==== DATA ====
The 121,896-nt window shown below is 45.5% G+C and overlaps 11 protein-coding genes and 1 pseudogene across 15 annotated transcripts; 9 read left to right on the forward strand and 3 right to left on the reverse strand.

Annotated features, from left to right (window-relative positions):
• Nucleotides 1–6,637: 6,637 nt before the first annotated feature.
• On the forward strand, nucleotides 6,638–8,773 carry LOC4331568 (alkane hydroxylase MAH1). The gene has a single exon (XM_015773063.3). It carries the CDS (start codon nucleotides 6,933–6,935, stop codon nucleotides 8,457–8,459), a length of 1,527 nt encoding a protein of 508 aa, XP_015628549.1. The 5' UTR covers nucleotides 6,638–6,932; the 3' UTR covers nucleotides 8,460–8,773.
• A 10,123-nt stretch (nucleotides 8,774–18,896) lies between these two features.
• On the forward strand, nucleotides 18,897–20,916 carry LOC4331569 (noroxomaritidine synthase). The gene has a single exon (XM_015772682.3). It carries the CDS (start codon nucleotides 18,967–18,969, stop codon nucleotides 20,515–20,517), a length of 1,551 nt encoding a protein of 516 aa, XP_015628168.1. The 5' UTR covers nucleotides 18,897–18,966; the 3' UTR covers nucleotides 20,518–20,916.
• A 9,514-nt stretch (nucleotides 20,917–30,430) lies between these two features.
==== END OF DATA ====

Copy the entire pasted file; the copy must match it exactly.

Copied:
The 121,896-nt window shown below is 45.5% G+C and overlaps 11 protein-coding genes and 1 pseudogene across 15 annotated transcripts; 9 read left to right on the forward strand and 3 right to left on the reverse strand.

Annotated features, from left to right (window-relative positions):
• Nucleotides 1–6,637: 6,637 nt before the first annotated feature.
• On the forward strand, nucleotides 6,638–8,773 carry LOC4331568 (alkane hydroxylase MAH1). The gene has a single exon (XM_015773063.3). It carries the CDS (start codon nucleotides 6,933–6,935, stop codon nucleotides 8,457–8,459), a length of 1,527 nt encoding a protein of 508 aa, XP_015628549.1. The 5' UTR covers nucleotides 6,638–6,932; the 3' UTR covers nucleotides 8,460–8,773.
• A 10,123-nt stretch (nucleotides 8,774–18,896) lies between these two features.
• On the forward strand, nucleotides 18,897–20,916 carry LOC4331569 (noroxomaritidine synthase). The gene has a single exon (XM_015772682.3). It carries the CDS (start codon nucleotides 18,967–18,969, stop codon nucleotides 20,515–20,517), a length of 1,551 nt encoding a protein of 516 aa, XP_015628168.1. The 5' UTR covers nucleotides 18,897–18,966; the 3' UTR covers nucleotides 20,518–20,916.
• A 9,514-nt stretch (nucleotides 20,917–30,430) lies between these two features.